Friday, November 14, 2008

Eco-fashion Stops by DC - Part Two: The Little Boutique that Could

Note: This post is WEEKS overdue, but, as someone very wise said a long time ago, better late than never!

Tucked into the first level of an 18th street Adams Morgan brownstone is a little store that is trying to change the world . . . one hemp/silk blend dress at a time. Hoopla arrived in Adams Morgan from its previous Barracks Row location about a year ago and has slowly emerged as the go-to place in Washington for eco-friendly, locally-made and fair trade gifts, décor and fashion. It has a variety of quirky, unique and beautiful items meant to soothe your spirit, while assuaging your conscience.

This past weekend [Note: it was actually on October 4, 2008], I attended a fashion show highlighting some of the new fashion lines (dressy and informal styles) that Hoopla has for the Fall/Winter season. I think this was a great idea, since many people still have a misconception about what "green" fabrics looks and feel like. Giving people a chance to see the outfits ON and to touch them, is a good marketing strategy. Personally, I think the hemp blends and the bamboo fabrics are amazing - soft and luxurious, with a drape that seems very unique to my untrained fashion eye!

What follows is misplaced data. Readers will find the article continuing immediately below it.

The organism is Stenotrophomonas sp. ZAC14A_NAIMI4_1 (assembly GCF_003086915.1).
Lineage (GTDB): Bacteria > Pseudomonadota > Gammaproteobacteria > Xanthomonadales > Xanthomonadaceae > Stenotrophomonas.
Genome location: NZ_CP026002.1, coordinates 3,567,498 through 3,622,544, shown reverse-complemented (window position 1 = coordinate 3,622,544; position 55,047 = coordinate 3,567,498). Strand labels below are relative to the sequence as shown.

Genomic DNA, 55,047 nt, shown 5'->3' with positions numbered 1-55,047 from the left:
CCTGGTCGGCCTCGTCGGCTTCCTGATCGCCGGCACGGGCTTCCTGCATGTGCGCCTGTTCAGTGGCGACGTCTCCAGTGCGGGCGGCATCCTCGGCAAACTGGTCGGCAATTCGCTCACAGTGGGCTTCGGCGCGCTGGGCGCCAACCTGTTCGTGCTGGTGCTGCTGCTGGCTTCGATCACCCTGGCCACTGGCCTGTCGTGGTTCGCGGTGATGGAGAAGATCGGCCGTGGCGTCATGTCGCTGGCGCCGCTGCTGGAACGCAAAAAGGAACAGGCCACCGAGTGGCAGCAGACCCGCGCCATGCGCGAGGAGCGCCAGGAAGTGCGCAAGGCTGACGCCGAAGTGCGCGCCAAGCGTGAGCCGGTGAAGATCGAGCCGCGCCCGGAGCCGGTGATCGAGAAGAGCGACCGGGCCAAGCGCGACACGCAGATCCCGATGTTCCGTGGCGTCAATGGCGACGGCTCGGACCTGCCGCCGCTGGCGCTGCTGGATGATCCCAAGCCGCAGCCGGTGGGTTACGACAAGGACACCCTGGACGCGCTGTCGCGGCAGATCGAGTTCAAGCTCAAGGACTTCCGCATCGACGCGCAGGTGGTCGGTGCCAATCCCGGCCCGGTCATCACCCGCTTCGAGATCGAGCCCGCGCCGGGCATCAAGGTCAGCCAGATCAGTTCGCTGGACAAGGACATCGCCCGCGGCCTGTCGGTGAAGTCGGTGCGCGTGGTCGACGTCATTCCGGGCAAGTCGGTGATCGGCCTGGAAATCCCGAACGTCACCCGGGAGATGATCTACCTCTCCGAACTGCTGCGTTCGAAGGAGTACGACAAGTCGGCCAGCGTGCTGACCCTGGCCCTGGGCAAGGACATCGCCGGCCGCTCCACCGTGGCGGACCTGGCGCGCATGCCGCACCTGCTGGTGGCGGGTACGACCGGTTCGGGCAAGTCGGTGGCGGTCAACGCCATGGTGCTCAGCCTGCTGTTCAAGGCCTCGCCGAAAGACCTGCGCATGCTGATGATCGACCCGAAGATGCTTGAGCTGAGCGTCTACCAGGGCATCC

The boutique is small, with a small carriage house in the back and I wondered how a runway fashion show was going to fit inside there, along with the merchandise and guests. But, the owners did a great job pulling it all together. The strutting models were all customers and friends, making the event feel like an intimate get-together (with pretty clothes, of course).

Although the attending crowd seemed small – with one of the owners even trying to pull in blasé Adams Morgan hipsters off the sidewalk with the promise of free mimosas (which were yummy, thanks!) – in the end, almost every seat was filled for the laid-back event. The first 20 people to arrive received gift bags of candles, lip balm and other little items. At the end of the show, there was a raffle and a lucky person won a gift certificate – with which she promptly headed to the coat rack. Here are some photos from the event (and please pardon my photos, I was sans my regular photographer this time around):







I am sure that the last year has been a great learning experience for Laurie Moran, the buyer for Hoopla. As eco-fashion becomes more accepted (even demanded), and there are consistently more designers to choose from, and the DC market shifts to a demographic of younger professionals, we wondered whether she had some thoughts on the last year of buying for the boutique. We asked her a few questions via email and below is her response (PS – she kindly answered our questions on her way out of town to be married. Congratulations Laurie!!)